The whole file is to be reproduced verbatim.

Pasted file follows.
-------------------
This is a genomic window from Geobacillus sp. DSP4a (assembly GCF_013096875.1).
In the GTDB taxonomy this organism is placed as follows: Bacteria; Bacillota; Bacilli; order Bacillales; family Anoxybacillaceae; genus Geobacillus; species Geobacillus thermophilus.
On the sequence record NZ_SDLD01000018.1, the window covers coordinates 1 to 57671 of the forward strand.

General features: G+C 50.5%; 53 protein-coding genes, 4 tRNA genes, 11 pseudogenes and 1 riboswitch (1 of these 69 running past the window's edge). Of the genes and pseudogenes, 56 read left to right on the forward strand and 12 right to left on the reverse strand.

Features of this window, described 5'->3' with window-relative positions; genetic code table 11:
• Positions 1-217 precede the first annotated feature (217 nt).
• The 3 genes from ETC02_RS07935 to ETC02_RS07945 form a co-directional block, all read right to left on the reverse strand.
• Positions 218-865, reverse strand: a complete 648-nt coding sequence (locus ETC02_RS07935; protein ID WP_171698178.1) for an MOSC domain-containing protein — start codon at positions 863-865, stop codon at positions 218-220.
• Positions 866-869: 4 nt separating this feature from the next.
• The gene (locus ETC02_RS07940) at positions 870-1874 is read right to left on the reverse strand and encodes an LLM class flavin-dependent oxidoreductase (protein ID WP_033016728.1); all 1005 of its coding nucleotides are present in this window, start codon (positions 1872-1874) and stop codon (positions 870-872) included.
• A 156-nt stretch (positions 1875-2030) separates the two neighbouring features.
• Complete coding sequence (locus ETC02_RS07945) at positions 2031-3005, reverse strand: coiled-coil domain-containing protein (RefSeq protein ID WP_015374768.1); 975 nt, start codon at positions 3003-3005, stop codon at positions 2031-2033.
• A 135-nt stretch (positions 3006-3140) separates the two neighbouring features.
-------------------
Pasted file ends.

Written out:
This is a genomic window from Geobacillus sp. DSP4a (assembly GCF_013096875.1).
In the GTDB taxonomy this organism is placed as follows: Bacteria; Bacillota; Bacilli; order Bacillales; family Anoxybacillaceae; genus Geobacillus; species Geobacillus thermophilus.
On the sequence record NZ_SDLD01000018.1, the window covers coordinates 1 to 57671 of the forward strand.

General features: G+C 50.5%; 53 protein-coding genes, 4 tRNA genes, 11 pseudogenes and 1 riboswitch (1 of these 69 running past the window's edge). Of the genes and pseudogenes, 56 read left to right on the forward strand and 12 right to left on the reverse strand.

Features of this window, described 5'->3' with window-relative positions; genetic code table 11:
• Positions 1-217 precede the first annotated feature (217 nt).
• The 3 genes from ETC02_RS07935 to ETC02_RS07945 form a co-directional block, all read right to left on the reverse strand.
• Positions 218-865, reverse strand: a complete 648-nt coding sequence (locus ETC02_RS07935; protein ID WP_171698178.1) for an MOSC domain-containing protein — start codon at positions 863-865, stop codon at positions 218-220.
• Positions 866-869: 4 nt separating this feature from the next.
• The gene (locus ETC02_RS07940) at positions 870-1874 is read right to left on the reverse strand and encodes an LLM class flavin-dependent oxidoreductase (protein ID WP_033016728.1); all 1005 of its coding nucleotides are present in this window, start codon (positions 1872-1874) and stop codon (positions 870-872) included.
• A 156-nt stretch (positions 1875-2030) separates the two neighbouring features.
• Complete coding sequence (locus ETC02_RS07945) at positions 2031-3005, reverse strand: coiled-coil domain-containing protein (RefSeq protein ID WP_015374768.1); 975 nt, start codon at positions 3003-3005, stop codon at positions 2031-2033.
• A 135-nt stretch (positions 3006-3140) separates the two neighbouring features.